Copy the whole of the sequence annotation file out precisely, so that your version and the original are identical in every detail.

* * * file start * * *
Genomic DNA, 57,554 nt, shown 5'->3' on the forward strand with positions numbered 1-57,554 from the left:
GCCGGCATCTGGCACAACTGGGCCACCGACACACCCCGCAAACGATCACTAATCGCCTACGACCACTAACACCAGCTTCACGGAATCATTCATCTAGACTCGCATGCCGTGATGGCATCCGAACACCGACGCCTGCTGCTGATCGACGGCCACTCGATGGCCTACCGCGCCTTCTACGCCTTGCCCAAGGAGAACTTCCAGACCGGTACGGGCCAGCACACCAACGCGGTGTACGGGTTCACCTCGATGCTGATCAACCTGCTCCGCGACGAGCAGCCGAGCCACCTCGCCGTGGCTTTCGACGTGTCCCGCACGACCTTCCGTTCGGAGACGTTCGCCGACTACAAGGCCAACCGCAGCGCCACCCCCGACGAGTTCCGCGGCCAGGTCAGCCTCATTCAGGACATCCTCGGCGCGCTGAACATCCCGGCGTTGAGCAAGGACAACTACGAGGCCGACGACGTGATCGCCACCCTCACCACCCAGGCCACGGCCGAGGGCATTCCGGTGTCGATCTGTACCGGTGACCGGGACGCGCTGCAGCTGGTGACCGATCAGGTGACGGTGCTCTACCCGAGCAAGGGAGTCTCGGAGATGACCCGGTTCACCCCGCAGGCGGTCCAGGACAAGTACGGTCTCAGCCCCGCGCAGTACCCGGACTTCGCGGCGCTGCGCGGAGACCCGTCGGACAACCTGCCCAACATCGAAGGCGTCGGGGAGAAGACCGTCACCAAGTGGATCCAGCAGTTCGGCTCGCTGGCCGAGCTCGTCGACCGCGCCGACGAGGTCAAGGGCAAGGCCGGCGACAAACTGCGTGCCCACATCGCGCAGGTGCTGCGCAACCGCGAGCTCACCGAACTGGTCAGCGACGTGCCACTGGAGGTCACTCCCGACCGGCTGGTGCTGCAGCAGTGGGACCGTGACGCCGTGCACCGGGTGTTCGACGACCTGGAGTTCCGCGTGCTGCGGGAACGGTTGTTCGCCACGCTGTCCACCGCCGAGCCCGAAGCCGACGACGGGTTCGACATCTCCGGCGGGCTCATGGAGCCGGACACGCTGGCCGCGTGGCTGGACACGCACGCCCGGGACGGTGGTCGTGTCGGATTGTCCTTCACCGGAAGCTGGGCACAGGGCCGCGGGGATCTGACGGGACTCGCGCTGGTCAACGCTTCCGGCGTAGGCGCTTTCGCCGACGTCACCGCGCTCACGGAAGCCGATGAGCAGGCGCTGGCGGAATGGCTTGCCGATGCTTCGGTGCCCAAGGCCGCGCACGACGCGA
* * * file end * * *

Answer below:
Genomic DNA, 57,554 nt, shown 5'->3' on the forward strand with positions numbered 1-57,554 from the left:
GCCGGCATCTGGCACAACTGGGCCACCGACACACCCCGCAAACGATCACTAATCGCCTACGACCACTAACACCAGCTTCACGGAATCATTCATCTAGACTCGCATGCCGTGATGGCATCCGAACACCGACGCCTGCTGCTGATCGACGGCCACTCGATGGCCTACCGCGCCTTCTACGCCTTGCCCAAGGAGAACTTCCAGACCGGTACGGGCCAGCACACCAACGCGGTGTACGGGTTCACCTCGATGCTGATCAACCTGCTCCGCGACGAGCAGCCGAGCCACCTCGCCGTGGCTTTCGACGTGTCCCGCACGACCTTCCGTTCGGAGACGTTCGCCGACTACAAGGCCAACCGCAGCGCCACCCCCGACGAGTTCCGCGGCCAGGTCAGCCTCATTCAGGACATCCTCGGCGCGCTGAACATCCCGGCGTTGAGCAAGGACAACTACGAGGCCGACGACGTGATCGCCACCCTCACCACCCAGGCCACGGCCGAGGGCATTCCGGTGTCGATCTGTACCGGTGACCGGGACGCGCTGCAGCTGGTGACCGATCAGGTGACGGTGCTCTACCCGAGCAAGGGAGTCTCGGAGATGACCCGGTTCACCCCGCAGGCGGTCCAGGACAAGTACGGTCTCAGCCCCGCGCAGTACCCGGACTTCGCGGCGCTGCGCGGAGACCCGTCGGACAACCTGCCCAACATCGAAGGCGTCGGGGAGAAGACCGTCACCAAGTGGATCCAGCAGTTCGGCTCGCTGGCCGAGCTCGTCGACCGCGCCGACGAGGTCAAGGGCAAGGCCGGCGACAAACTGCGTGCCCACATCGCGCAGGTGCTGCGCAACCGCGAGCTCACCGAACTGGTCAGCGACGTGCCACTGGAGGTCACTCCCGACCGGCTGGTGCTGCAGCAGTGGGACCGTGACGCCGTGCACCGGGTGTTCGACGACCTGGAGTTCCGCGTGCTGCGGGAACGGTTGTTCGCCACGCTGTCCACCGCCGAGCCCGAAGCCGACGACGGGTTCGACATCTCCGGCGGGCTCATGGAGCCGGACACGCTGGCCGCGTGGCTGGACACGCACGCCCGGGACGGTGGTCGTGTCGGATTGTCCTTCACCGGAAGCTGGGCACAGGGCCGCGGGGATCTGACGGGACTCGCGCTGGTCAACGCTTCCGGCGTAGGCGCTTTCGCCGACGTCACCGCGCTCACGGAAGCCGATGAGCAGGCGCTGGCGGAATGGCTTGCCGATGCTTCGGTGCCCAAGGCCGCGCACGACGCGA